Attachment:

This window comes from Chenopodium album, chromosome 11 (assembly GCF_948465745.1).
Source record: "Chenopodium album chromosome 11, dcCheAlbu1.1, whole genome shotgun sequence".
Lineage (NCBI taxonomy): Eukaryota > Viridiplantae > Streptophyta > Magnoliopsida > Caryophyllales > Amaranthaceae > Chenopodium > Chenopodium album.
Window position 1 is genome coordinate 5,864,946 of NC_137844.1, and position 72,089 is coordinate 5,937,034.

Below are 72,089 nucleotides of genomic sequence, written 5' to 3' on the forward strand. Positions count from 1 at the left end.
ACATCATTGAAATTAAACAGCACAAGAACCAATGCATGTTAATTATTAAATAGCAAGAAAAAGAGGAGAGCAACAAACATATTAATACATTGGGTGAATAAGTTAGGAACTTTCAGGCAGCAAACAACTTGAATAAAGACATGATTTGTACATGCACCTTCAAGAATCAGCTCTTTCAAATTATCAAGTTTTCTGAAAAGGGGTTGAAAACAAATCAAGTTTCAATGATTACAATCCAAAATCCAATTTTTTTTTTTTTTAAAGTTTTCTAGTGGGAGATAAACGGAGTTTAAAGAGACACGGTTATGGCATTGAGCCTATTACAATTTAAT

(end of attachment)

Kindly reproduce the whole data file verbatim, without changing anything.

This window comes from Chenopodium album, chromosome 11 (assembly GCF_948465745.1).
Source record: "Chenopodium album chromosome 11, dcCheAlbu1.1, whole genome shotgun sequence".
Lineage (NCBI taxonomy): Eukaryota > Viridiplantae > Streptophyta > Magnoliopsida > Caryophyllales > Amaranthaceae > Chenopodium > Chenopodium album.
Window position 1 is genome coordinate 5,864,946 of NC_137844.1, and position 72,089 is coordinate 5,937,034.

Below are 72,089 nucleotides of genomic sequence, written 5' to 3' on the forward strand. Positions count from 1 at the left end.
ACATCATTGAAATTAAACAGCACAAGAACCAATGCATGTTAATTATTAAATAGCAAGAAAAAGAGGAGAGCAACAAACATATTAATACATTGGGTGAATAAGTTAGGAACTTTCAGGCAGCAAACAACTTGAATAAAGACATGATTTGTACATGCACCTTCAAGAATCAGCTCTTTCAAATTATCAAGTTTTCTGAAAAGGGGTTGAAAACAAATCAAGTTTCAATGATTACAATCCAAAATCCAATTTTTTTTTTTTTTAAAGTTTTCTAGTGGGAGATAAACGGAGTTTAAAGAGACACGGTTATGGCATTGAGCCTATTACAATTTAAT